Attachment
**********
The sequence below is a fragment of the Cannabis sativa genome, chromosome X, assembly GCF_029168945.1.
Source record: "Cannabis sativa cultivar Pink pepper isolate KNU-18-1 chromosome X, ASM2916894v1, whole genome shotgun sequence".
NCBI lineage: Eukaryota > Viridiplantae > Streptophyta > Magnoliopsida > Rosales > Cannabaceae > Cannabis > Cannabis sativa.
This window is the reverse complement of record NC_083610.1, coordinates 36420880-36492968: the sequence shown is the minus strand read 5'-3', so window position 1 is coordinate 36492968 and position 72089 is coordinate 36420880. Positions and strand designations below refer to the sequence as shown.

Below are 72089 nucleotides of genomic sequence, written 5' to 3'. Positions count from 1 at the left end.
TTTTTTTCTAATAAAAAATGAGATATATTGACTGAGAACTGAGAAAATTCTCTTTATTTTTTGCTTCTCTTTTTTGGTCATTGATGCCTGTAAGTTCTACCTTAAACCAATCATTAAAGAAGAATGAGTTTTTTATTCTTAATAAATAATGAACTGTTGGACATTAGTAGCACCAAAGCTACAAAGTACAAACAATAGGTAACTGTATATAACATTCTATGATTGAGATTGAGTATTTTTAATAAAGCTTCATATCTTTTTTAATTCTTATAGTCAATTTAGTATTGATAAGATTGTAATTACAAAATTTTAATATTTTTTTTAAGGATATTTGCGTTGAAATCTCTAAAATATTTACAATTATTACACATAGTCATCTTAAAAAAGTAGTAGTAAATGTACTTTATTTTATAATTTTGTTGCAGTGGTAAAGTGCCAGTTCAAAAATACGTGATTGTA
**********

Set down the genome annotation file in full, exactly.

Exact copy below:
The sequence below is a fragment of the Cannabis sativa genome, chromosome X, assembly GCF_029168945.1.
Source record: "Cannabis sativa cultivar Pink pepper isolate KNU-18-1 chromosome X, ASM2916894v1, whole genome shotgun sequence".
NCBI lineage: Eukaryota > Viridiplantae > Streptophyta > Magnoliopsida > Rosales > Cannabaceae > Cannabis > Cannabis sativa.
This window is the reverse complement of record NC_083610.1, coordinates 36420880-36492968: the sequence shown is the minus strand read 5'-3', so window position 1 is coordinate 36492968 and position 72089 is coordinate 36420880. Positions and strand designations below refer to the sequence as shown.

Below are 72089 nucleotides of genomic sequence, written 5' to 3'. Positions count from 1 at the left end.
TTTTTTTCTAATAAAAAATGAGATATATTGACTGAGAACTGAGAAAATTCTCTTTATTTTTTGCTTCTCTTTTTTGGTCATTGATGCCTGTAAGTTCTACCTTAAACCAATCATTAAAGAAGAATGAGTTTTTTATTCTTAATAAATAATGAACTGTTGGACATTAGTAGCACCAAAGCTACAAAGTACAAACAATAGGTAACTGTATATAACATTCTATGATTGAGATTGAGTATTTTTAATAAAGCTTCATATCTTTTTTAATTCTTATAGTCAATTTAGTATTGATAAGATTGTAATTACAAAATTTTAATATTTTTTTTAAGGATATTTGCGTTGAAATCTCTAAAATATTTACAATTATTACACATAGTCATCTTAAAAAAGTAGTAGTAAATGTACTTTATTTTATAATTTTGTTGCAGTGGTAAAGTGCCAGTTCAAAAATACGTGATTGTA